by Sanath Nanayakkare
Oil palm cultivation which underwent heavy criticism in Sri Lanka due to environmental concerns and subsequently led to a ban imposed on it by former president Gotabaya Rajapaksa in April 2021 is now taking an interesting turn of events due to tea and rubber smallholders’ insufficient incomes and what they describe as ‘better awareness’ of oil palm cultivation.
With just over two and a half years, the very same tea and rubber smallholders who had protested against the cultivation of oil palm in their region are now appealing to the government to lift the ban and allow them to cultivate oil palm in their tea and rubber lands as an intercrop.
This surprising development in the rural agri-sector was revealed to The Island Financial Review (IFR) when it met with farmer members of Haritha Derana Society – a group of tea and rubber smallholders in Baduraliya, Matugama in Kalutara district recently.
“First of all, we must say that we were at the forefront of the campaign against oil palm cultivation which partly influenced the ban on the cultivation of oil palm in 2021 by the then president Gotabaya Rajapaksa. When we think back to what motivated us to join the protest bandwagon in 2021 and the current state of things on the ground, we feel remorse and guilt for not acting on wiser judgment. In fact, we were emotionally influenced by popular opinion that prevailed at the time, and we went with the flow without considering the true environmental science behind oil palm cultivation,” farmer Siripala Edirisinghe said.
“The effect of oil palm on groundwater resources isn’t significantly different from that of rubber. Scientifically, it is a fact that a single oil palm tree consumes about 249 litres of water per day against 63 litres by a rubber tree. However, the consumption of water per hectare of oil palm is only slightly higher than that of a hectare of rubber because fewer oil palms are planted per hectare. A hectare of rubber requires 31,500 litres of water per day while a hectare of oil palm requires 34,680 litres. This has been scientifically calculated and publicized”, farmer M.S. Samaranayake said.
“Oil palm cultivation in Galle district commenced about 50 years ago – long before in Kalutara district. However, there have been no reports to date of water shortages in Galle district due to oil palm. Kalutara district receives an annual average rainfall of about 318 millimeters and the region has 267 rainy days on average. This means it rains 73% of any given year. This year it was even more as you know. So, there is no basis for the concern that oil palm cultivation can lead to a deficit in water resource,” farmer T.A. Chandralal said.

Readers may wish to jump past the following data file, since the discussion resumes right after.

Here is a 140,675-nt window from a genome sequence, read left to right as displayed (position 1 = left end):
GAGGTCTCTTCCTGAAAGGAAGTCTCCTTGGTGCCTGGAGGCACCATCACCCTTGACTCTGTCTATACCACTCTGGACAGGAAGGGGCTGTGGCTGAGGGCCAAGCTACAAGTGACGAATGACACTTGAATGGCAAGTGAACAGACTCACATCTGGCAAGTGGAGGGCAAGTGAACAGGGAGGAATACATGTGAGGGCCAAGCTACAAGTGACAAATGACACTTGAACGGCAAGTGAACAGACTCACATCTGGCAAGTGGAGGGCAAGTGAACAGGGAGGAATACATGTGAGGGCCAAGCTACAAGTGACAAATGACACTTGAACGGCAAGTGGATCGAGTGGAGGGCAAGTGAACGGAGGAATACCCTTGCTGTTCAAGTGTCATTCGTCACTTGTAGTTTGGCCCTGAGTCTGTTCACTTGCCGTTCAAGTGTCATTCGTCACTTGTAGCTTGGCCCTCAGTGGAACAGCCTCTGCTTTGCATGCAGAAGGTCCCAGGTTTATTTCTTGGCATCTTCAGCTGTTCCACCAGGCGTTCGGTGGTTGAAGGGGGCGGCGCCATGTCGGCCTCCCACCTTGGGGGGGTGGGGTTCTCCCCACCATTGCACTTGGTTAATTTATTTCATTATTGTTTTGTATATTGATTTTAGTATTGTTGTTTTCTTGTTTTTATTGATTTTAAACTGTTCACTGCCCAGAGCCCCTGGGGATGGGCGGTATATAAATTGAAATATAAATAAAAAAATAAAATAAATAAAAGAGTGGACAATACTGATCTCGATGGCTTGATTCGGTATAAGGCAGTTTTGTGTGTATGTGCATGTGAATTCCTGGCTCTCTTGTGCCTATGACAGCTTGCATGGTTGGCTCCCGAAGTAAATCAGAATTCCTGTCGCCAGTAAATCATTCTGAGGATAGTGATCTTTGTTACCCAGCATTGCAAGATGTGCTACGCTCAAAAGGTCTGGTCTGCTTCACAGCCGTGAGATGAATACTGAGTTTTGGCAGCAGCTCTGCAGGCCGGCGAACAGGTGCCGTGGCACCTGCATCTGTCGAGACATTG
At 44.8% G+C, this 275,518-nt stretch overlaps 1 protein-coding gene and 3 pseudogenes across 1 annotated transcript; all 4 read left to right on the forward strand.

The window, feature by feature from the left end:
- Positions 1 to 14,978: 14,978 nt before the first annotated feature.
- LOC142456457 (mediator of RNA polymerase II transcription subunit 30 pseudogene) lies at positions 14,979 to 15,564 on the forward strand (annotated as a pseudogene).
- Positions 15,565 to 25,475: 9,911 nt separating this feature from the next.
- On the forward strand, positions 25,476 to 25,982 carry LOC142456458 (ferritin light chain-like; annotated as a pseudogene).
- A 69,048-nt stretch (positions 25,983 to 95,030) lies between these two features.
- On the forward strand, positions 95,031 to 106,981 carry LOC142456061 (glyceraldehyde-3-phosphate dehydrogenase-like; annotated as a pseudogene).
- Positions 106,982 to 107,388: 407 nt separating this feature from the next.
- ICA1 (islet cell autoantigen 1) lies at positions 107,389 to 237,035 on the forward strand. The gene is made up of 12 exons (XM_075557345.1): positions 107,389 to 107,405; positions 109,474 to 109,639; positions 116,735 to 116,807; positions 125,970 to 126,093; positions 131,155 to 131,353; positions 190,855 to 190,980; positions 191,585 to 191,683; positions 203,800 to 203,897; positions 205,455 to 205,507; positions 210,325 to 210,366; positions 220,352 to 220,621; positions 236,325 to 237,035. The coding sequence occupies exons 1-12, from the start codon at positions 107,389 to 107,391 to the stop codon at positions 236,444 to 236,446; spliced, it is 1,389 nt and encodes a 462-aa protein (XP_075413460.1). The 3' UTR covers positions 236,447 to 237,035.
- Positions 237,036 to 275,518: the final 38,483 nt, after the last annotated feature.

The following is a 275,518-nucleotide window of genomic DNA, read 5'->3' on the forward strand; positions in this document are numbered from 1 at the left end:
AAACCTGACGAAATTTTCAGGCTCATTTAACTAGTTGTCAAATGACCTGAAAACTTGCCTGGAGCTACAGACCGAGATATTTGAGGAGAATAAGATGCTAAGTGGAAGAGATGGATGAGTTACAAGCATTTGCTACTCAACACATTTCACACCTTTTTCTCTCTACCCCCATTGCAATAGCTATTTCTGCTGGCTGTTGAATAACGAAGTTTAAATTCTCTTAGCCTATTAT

“Lots of rain in our district has had an adverse impact on our tea and rubber plantations but not on oil palm estates. Heavy, unseasonal rains have drastically reduced rubber tapping in our region deeply eroding the income of rubber smallholders. Our tea growers also feel the impact of Climate Change on their ever-declining harvests and dwindling incomes. If you check tea brokers’ reports at the Colombo Tea Auction, you will see that the total auction offerings have declined fairly sharply and overall quality of Sri Lankan tea is barely maintained. So, the future indicates that our tea and rubber stallholders are between the devil and the deep blue sea. However, amidst these threats, we are encouraged to see the emerging awareness about oil palm as a vibrant, high-performing industry in Sri Lanka. Therefore, we urge the government to lift the ban and allow oil palm cultivations in our lands ensuring minimum side effects to the environment,” he said.
“Unlike tea and rubber, we need to work less time on oil palm lands between planting and fruit-bearing stage. It will give us a lot of time to attend our household chores and take care of our children’s wellbeing and school work and get them to attend school every day without playing truant and get better grades. I am sure if oil palm cultivation is allowed by the government, there will be a lot of female labour participation in the plantation sector. No other daily plantation work can give enough freedom to a poor working mother,” farmer Kumari Damayanthige said.